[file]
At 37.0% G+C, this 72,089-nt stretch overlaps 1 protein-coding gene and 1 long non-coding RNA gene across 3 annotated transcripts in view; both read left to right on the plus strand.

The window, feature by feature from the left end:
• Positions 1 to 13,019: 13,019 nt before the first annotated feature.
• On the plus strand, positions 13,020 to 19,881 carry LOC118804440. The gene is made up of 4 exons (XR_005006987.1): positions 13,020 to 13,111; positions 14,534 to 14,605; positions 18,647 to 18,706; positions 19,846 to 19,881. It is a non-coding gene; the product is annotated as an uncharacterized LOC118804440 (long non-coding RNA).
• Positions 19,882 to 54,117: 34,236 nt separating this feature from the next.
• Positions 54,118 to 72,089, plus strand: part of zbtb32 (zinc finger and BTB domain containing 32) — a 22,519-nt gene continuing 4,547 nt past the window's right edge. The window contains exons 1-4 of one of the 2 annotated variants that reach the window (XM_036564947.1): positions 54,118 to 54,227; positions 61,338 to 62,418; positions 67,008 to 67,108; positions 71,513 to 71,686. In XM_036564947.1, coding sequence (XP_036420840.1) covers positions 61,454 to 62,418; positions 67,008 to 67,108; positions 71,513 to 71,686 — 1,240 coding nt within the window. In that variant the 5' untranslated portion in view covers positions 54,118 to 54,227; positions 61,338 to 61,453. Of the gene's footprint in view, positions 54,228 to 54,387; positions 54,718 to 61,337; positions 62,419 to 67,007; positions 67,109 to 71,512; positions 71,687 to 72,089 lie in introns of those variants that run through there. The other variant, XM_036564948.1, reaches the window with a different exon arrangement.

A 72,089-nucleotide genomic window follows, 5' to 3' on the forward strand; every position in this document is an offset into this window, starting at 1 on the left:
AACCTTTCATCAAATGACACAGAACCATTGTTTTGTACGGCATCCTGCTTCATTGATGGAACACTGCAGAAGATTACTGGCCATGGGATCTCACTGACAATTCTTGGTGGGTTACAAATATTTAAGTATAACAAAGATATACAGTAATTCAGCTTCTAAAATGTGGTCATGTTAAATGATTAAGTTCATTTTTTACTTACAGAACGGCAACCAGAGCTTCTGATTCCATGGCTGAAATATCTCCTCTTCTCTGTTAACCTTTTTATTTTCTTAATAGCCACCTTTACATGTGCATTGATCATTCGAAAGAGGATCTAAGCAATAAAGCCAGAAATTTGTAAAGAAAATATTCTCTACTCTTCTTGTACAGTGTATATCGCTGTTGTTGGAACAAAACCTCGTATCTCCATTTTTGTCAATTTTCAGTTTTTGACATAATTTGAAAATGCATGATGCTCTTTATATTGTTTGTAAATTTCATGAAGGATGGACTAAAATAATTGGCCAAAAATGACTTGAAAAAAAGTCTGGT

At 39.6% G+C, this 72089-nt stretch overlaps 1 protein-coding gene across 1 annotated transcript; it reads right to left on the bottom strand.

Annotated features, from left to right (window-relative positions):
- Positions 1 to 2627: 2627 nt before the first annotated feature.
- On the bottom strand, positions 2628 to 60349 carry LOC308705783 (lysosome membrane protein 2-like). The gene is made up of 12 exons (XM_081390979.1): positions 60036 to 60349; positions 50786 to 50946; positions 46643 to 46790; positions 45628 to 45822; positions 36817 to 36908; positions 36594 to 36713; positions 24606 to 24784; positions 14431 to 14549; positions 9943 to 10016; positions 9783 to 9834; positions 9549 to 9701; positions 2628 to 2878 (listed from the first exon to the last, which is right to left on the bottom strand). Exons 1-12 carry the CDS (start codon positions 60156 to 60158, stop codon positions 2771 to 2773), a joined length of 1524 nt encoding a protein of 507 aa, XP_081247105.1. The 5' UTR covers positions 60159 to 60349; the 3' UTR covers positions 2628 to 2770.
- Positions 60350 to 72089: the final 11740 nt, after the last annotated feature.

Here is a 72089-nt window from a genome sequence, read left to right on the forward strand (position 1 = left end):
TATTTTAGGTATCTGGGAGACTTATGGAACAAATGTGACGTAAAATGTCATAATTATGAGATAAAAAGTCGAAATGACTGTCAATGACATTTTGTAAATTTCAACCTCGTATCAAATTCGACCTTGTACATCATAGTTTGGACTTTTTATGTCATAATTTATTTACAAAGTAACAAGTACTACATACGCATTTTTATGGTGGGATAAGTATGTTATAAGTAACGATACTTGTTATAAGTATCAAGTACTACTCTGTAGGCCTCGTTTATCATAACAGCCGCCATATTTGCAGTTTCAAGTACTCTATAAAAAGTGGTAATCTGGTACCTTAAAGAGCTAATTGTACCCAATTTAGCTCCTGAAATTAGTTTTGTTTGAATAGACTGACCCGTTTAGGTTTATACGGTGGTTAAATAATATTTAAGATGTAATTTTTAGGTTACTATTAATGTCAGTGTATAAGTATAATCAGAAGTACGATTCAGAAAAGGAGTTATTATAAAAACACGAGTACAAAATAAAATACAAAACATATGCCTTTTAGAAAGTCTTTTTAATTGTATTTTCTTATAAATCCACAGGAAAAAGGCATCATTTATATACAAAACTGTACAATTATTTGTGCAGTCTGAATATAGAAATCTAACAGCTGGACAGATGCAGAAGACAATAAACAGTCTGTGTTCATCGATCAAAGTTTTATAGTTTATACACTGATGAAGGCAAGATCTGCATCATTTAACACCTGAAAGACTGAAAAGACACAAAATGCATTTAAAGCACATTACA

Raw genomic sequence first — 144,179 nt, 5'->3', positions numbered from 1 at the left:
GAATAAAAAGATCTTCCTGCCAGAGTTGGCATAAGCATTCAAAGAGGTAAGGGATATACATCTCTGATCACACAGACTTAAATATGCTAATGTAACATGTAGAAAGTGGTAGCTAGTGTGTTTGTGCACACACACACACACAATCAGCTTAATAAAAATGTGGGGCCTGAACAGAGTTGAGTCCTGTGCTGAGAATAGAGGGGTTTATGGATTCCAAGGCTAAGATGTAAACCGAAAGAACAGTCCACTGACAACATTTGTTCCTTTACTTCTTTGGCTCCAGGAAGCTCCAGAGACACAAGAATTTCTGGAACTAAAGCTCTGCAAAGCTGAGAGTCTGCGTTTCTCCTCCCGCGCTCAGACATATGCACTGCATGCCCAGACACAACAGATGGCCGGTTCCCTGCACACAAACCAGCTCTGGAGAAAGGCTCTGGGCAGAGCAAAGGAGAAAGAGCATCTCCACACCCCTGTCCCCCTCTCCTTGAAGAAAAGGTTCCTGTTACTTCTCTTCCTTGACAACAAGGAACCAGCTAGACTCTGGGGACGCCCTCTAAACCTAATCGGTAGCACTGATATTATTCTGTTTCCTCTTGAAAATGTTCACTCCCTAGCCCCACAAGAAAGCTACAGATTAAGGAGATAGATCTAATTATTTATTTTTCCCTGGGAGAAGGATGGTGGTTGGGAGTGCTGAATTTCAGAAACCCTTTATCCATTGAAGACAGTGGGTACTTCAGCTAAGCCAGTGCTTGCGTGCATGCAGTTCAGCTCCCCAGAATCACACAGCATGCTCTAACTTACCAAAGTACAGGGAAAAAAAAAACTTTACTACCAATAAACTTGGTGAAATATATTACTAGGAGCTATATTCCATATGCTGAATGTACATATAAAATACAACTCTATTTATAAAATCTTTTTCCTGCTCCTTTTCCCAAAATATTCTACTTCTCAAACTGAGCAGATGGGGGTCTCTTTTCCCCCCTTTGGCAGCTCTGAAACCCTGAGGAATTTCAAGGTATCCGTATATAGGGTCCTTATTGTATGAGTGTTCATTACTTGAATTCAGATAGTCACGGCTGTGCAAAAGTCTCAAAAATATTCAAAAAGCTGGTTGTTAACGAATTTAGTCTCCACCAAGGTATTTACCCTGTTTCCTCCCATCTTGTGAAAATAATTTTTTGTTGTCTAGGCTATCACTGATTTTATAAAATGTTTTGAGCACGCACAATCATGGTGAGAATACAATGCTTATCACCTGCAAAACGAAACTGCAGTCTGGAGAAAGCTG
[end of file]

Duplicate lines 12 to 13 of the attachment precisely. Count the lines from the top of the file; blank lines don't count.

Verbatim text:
- On the bottom strand, positions 2628 to 60349 carry LOC308705783 (lysosome membrane protein 2-like). The gene is made up of 12 exons (XM_081390979.1): positions 60036 to 60349; positions 50786 to 50946; positions 46643 to 46790; positions 45628 to 45822; positions 36817 to 36908; positions 36594 to 36713; positions 24606 to 24784; positions 14431 to 14549; positions 9943 to 10016; positions 9783 to 9834; positions 9549 to 9701; positions 2628 to 2878 (listed from the first exon to the last, which is right to left on the bottom strand). Exons 1-12 carry the CDS (start codon positions 60156 to 60158, stop codon positions 2771 to 2773), a joined length of 1524 nt encoding a protein of 507 aa, XP_081247105.1. The 5' UTR covers positions 60159 to 60349; the 3' UTR covers positions 2628 to 2770.
- Positions 60350 to 72089: the final 11740 nt, after the last annotated feature.